Shenanigans and Riding Ducks in Darwin

After learning that there genuinely is a bird in Northern Territory that utters 'what what' as its cry, a visit to the impressive Wangi waterfalls in Litchfield National Park and some amazing homemade ice cream tastings that reminded me of my Grandma’s ice cream, I had a day off to explore Darwin.

On hitting a new city I usually like to wander and just see where my feet will take me… On this occasion, and don't ask me why, I purposefully headed to the visitor information centre and found myself a map! Noting the quietness of the city and the presence of both cars and buses, I stood and read the plentiful tourist information available everywhere in the city. Unable to be missed were the many war memorabilia statues and plaques informing me that Darwin had been bombed on the 19th February 1942. Ten weeks after Pearl Harbour, twice the amount of bombs were dropped.

Perhaps representative of the amount of time I have spent exploring cities I found myself heading towards the sea at Darwin's waterfront. Reached by crossing a bridge and then by a Charlie and the Chocolate Factory style glass elevator, with apartments near to the water's edge, in this area of the city, there is somewhat of a prevalent holiday resort impression.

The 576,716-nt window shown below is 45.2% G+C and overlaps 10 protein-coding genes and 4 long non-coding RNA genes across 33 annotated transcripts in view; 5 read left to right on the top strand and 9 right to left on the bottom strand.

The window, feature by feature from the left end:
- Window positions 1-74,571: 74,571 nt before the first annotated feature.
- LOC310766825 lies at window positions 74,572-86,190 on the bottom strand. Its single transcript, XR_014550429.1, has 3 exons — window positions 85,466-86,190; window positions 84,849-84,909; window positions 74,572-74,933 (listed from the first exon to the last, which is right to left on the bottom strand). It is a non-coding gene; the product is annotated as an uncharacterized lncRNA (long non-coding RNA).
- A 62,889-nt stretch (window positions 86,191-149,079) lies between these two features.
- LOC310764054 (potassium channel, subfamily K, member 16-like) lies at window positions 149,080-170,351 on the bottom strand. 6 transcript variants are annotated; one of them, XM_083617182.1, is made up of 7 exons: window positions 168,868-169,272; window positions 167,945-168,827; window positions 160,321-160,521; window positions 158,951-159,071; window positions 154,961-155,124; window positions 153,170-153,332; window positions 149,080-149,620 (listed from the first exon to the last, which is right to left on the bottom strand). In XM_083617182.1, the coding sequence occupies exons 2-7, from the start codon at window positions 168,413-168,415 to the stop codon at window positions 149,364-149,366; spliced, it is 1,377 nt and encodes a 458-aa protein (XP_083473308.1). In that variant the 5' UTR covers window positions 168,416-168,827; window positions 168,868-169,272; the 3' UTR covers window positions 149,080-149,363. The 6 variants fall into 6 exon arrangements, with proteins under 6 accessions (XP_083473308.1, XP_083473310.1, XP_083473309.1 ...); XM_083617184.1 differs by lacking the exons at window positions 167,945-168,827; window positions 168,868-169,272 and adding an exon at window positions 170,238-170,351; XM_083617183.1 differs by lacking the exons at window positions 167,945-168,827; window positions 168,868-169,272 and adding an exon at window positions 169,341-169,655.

Walking all the way to the end of Stokes Hill Wharf, feeling the wind and relaxing to the sounds of the waves, I was reminded of how much I love finding the sea.

Finding out that Darwin's harbour is twice the size of Sydney’s, I then curved back round the city to find the esplanade in Bicentennial Park. Walking past the Supreme Court and Government house, there were some beautifully coloured flowers on display. The park hugging the fringe of the city, I meandered through it, purposefully avoiding the city's streets until the esplanade took me naturally to Daly Street.

Emerging into the city centre, the roads not quite as wide as Adelaide but not quite as busy as Melbourne's it felt a little Americanised. Petrol prices one of the most expensive I've seen, they are still not quite as high as the UK's! After a slow trundle through Smith St Mall, a first pub experience in Shenanigan's for Go and an unsuccessful search for Tassie devil postcards, we came across a bus that informed us we could 'ride the duck!' Perhaps another time…

Finishing the night with more ice cream, unexpected rain in the dry season and some indecision on where to go next, I put it out to some friends for a straw poll :-D.

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